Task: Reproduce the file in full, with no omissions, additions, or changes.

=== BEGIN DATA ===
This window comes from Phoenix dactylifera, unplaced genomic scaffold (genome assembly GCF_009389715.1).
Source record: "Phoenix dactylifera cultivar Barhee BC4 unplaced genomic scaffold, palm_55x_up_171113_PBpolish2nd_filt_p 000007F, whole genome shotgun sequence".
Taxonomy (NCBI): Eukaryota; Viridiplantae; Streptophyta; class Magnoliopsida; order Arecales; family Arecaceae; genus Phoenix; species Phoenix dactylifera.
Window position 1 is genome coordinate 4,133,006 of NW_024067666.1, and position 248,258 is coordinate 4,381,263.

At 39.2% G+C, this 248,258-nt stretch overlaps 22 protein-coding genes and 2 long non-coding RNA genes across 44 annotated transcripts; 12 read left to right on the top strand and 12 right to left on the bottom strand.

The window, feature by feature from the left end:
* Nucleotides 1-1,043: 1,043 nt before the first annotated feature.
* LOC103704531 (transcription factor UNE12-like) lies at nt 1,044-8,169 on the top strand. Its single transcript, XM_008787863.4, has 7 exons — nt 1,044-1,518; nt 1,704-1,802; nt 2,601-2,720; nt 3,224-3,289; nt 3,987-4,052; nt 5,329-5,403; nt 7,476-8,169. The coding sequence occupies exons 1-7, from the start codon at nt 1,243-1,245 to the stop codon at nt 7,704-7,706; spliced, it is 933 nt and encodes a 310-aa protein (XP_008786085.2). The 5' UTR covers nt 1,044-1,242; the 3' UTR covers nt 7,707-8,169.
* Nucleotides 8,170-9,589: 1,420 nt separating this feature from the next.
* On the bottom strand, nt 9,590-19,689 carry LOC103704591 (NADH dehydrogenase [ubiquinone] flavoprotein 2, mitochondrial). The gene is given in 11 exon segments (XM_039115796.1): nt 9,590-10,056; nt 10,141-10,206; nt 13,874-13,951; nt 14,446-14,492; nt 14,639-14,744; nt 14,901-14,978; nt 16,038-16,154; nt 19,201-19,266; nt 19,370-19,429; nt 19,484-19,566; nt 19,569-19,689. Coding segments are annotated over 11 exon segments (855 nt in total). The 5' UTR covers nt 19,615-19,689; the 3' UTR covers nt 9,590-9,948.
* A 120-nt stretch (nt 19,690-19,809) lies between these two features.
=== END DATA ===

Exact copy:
This window comes from Phoenix dactylifera, unplaced genomic scaffold (genome assembly GCF_009389715.1).
Source record: "Phoenix dactylifera cultivar Barhee BC4 unplaced genomic scaffold, palm_55x_up_171113_PBpolish2nd_filt_p 000007F, whole genome shotgun sequence".
Taxonomy (NCBI): Eukaryota; Viridiplantae; Streptophyta; class Magnoliopsida; order Arecales; family Arecaceae; genus Phoenix; species Phoenix dactylifera.
Window position 1 is genome coordinate 4,133,006 of NW_024067666.1, and position 248,258 is coordinate 4,381,263.

At 39.2% G+C, this 248,258-nt stretch overlaps 22 protein-coding genes and 2 long non-coding RNA genes across 44 annotated transcripts; 12 read left to right on the top strand and 12 right to left on the bottom strand.

The window, feature by feature from the left end:
* Nucleotides 1-1,043: 1,043 nt before the first annotated feature.
* LOC103704531 (transcription factor UNE12-like) lies at nt 1,044-8,169 on the top strand. Its single transcript, XM_008787863.4, has 7 exons — nt 1,044-1,518; nt 1,704-1,802; nt 2,601-2,720; nt 3,224-3,289; nt 3,987-4,052; nt 5,329-5,403; nt 7,476-8,169. The coding sequence occupies exons 1-7, from the start codon at nt 1,243-1,245 to the stop codon at nt 7,704-7,706; spliced, it is 933 nt and encodes a 310-aa protein (XP_008786085.2). The 5' UTR covers nt 1,044-1,242; the 3' UTR covers nt 7,707-8,169.
* Nucleotides 8,170-9,589: 1,420 nt separating this feature from the next.
* On the bottom strand, nt 9,590-19,689 carry LOC103704591 (NADH dehydrogenase [ubiquinone] flavoprotein 2, mitochondrial). The gene is given in 11 exon segments (XM_039115796.1): nt 9,590-10,056; nt 10,141-10,206; nt 13,874-13,951; nt 14,446-14,492; nt 14,639-14,744; nt 14,901-14,978; nt 16,038-16,154; nt 19,201-19,266; nt 19,370-19,429; nt 19,484-19,566; nt 19,569-19,689. Coding segments are annotated over 11 exon segments (855 nt in total). The 5' UTR covers nt 19,615-19,689; the 3' UTR covers nt 9,590-9,948.
* A 120-nt stretch (nt 19,690-19,809) lies between these two features.